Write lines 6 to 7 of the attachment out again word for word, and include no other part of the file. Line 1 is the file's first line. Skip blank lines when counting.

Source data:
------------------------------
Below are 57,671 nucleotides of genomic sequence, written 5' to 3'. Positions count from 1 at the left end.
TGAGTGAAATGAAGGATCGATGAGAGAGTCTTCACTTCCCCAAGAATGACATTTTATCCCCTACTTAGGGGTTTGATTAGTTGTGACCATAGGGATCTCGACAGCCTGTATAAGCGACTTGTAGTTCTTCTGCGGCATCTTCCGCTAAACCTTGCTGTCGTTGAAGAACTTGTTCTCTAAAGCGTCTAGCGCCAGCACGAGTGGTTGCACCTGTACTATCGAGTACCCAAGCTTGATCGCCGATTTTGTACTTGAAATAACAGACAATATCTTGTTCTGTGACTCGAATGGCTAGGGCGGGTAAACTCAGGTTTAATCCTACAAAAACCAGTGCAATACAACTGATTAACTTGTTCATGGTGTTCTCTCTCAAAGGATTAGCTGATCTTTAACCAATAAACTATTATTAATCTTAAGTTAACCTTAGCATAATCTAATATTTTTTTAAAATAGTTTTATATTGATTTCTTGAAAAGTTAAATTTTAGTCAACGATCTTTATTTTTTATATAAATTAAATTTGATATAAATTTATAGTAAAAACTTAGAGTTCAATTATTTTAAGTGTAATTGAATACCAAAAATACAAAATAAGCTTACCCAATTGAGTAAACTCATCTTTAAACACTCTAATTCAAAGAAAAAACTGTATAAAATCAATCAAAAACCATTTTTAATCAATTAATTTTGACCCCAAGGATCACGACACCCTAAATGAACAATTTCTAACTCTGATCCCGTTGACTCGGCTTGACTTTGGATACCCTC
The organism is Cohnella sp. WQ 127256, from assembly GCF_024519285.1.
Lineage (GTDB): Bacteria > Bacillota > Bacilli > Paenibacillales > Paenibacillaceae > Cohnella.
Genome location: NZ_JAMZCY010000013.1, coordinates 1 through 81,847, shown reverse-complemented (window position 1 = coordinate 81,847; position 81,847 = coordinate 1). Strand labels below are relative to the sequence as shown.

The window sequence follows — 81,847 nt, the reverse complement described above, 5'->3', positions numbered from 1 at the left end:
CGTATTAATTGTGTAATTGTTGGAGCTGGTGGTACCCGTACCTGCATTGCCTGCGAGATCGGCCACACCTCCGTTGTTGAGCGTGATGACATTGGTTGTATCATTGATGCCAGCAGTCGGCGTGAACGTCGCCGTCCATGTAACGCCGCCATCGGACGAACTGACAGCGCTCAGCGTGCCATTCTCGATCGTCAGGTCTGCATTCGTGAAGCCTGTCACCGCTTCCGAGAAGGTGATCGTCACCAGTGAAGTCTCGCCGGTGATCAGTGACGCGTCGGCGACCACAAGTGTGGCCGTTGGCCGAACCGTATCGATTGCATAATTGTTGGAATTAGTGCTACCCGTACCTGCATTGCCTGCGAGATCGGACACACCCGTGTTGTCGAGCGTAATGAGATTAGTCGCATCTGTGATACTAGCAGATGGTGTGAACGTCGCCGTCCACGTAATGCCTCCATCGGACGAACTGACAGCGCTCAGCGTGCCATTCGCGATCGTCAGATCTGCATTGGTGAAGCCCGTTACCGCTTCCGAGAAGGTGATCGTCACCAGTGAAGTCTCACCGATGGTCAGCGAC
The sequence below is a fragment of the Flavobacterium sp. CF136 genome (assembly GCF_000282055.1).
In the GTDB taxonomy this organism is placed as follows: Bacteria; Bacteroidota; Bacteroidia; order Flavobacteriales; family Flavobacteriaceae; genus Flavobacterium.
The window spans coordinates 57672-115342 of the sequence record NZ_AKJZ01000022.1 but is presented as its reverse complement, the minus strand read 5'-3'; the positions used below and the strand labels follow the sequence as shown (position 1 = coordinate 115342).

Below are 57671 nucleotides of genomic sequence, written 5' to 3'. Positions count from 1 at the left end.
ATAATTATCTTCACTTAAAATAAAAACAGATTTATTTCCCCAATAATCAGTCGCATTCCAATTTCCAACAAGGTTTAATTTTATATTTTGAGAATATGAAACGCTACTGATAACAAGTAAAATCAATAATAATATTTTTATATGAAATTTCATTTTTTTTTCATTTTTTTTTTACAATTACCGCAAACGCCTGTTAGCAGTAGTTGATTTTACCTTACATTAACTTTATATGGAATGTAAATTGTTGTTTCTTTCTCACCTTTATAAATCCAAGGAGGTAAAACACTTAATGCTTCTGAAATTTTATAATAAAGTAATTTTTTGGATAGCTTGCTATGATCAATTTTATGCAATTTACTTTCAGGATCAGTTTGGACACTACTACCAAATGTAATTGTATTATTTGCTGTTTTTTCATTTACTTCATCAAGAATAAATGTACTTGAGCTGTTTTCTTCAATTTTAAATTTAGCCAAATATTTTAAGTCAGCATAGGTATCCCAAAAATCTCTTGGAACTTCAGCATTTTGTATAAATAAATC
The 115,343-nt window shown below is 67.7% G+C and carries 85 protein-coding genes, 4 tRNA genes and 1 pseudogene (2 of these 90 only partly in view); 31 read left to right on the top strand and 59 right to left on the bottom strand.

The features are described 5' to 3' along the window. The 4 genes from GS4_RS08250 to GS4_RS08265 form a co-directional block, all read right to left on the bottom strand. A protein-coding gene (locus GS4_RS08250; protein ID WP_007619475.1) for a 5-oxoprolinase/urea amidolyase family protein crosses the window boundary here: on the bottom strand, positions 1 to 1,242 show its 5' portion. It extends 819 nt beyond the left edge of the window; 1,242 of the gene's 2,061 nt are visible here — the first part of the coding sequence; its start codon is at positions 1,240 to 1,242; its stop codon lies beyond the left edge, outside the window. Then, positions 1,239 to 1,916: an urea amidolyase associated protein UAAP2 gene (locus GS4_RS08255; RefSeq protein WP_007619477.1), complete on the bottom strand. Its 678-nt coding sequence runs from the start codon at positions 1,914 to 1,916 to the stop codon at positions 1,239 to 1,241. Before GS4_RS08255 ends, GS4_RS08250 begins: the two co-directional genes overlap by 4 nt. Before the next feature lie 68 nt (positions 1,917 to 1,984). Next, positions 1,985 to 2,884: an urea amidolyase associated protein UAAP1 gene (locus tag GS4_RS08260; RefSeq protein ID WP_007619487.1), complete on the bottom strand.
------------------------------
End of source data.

The window sequence follows — 81,847 nt, the reverse complement described above, 5'->3', positions numbered from 1 at the left end:
CGTATTAATTGTGTAATTGTTGGAGCTGGTGGTACCCGTACCTGCATTGCCTGCGAGATCGGCCACACCTCCGTTGTTGAGCGTGATGACATTGGTTGTATCATTGATGCCAGCAGTCGGCGTGAACGTCGCCGTCCATGTAACGCCGCCATCGGACGAACTGACAGCGCTCAGCGTGCCATTCTCGATCGTCAGGTCTGCATTCGTGAAGCCTGTCACCGCTTCCGAGAAGGTGATCGTCACCAGTGAAGTCTCGCCGGTGATCAGTGACGCGTCGGCGACCACAAGTGTGGCCGTTGGCCGAACCGTATCGATTGCATAATTGTTGGAATTAGTGCTACCCGTACCTGCATTGCCTGCGAGATCGGACACACCCGTGTTGTCGAGCGTAATGAGATTAGTCGCATCTGTGATACTAGCAGATGGTGTGAACGTCGCCGTCCACGTAATGCCTCCATCGGACGAACTGACAGCGCTCAGCGTGCCATTCGCGATCGTCAGATCTGCATTGGTGAAGCCCGTTACCGCTTCCGAGAAGGTGATCGTCACCAGTGAAGTCTCACCGATGGTCAGCGAC